Stages in Project Financing
Pre- finance stage
a)Project identification- A Project or Projects selected should be integrated with the Strategic Plan of the Organisation. The project plan should match the goals of the organization. It should be realistic to be implemented.
b) Identifying risk and minimizing- “The right project at the right time at the right place and at the right price”.There should be adequate amount of resources available for the project to be implemented.
c) Technical and Financial feasibility
An organization before starting any new project or expanding an existing one must look into analyzing each and every factor which is essential for the project to be feasible. It must be financially as well as technically feasible.
At financing stage, it includes arrangement of equity/debt/loan; negotiation and syndication of the same ; documentation and checking all the rules and regulations or polices relating to the starting of the project and payment.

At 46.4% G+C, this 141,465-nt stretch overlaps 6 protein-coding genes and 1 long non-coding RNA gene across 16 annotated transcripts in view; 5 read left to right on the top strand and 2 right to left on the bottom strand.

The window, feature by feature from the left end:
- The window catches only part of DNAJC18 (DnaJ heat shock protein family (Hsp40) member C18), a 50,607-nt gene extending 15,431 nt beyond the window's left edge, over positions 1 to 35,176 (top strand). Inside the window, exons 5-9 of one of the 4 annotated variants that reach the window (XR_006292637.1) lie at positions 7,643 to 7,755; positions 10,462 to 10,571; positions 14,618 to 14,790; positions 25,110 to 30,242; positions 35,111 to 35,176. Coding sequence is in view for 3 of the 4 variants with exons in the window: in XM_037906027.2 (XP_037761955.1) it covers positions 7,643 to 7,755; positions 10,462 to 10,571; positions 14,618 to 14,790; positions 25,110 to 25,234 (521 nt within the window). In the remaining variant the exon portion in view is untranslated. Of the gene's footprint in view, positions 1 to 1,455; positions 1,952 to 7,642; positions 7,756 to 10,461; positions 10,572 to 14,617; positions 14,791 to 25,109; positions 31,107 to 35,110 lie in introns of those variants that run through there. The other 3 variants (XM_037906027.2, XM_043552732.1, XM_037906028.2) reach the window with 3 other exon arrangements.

Post financing includes monitoring and review of project from time to time ;Project closure which is ending of the project and Repayment and monitoring whereby the amount taken in the form of loan, equity and debt must be repaid back and proper monitoring and control of the project must be carried.
Framework and Guidelines
The borrower may have to get certain statutory and non – statutory clearances essential for the projects like techno economic clearance, pollution, environment and forest clearance, company registrations, financing and land availability/ concessions etc.
The promoter while making the application to the financial institutions records the copies of documents most vital of which are: i) copy of letter of allotment of plot/ sale deed in good turn of the borrower of the plot. ii) Detailed plan of project approved by the local body. iii) Partnership deeds/ articles of association in case of a company.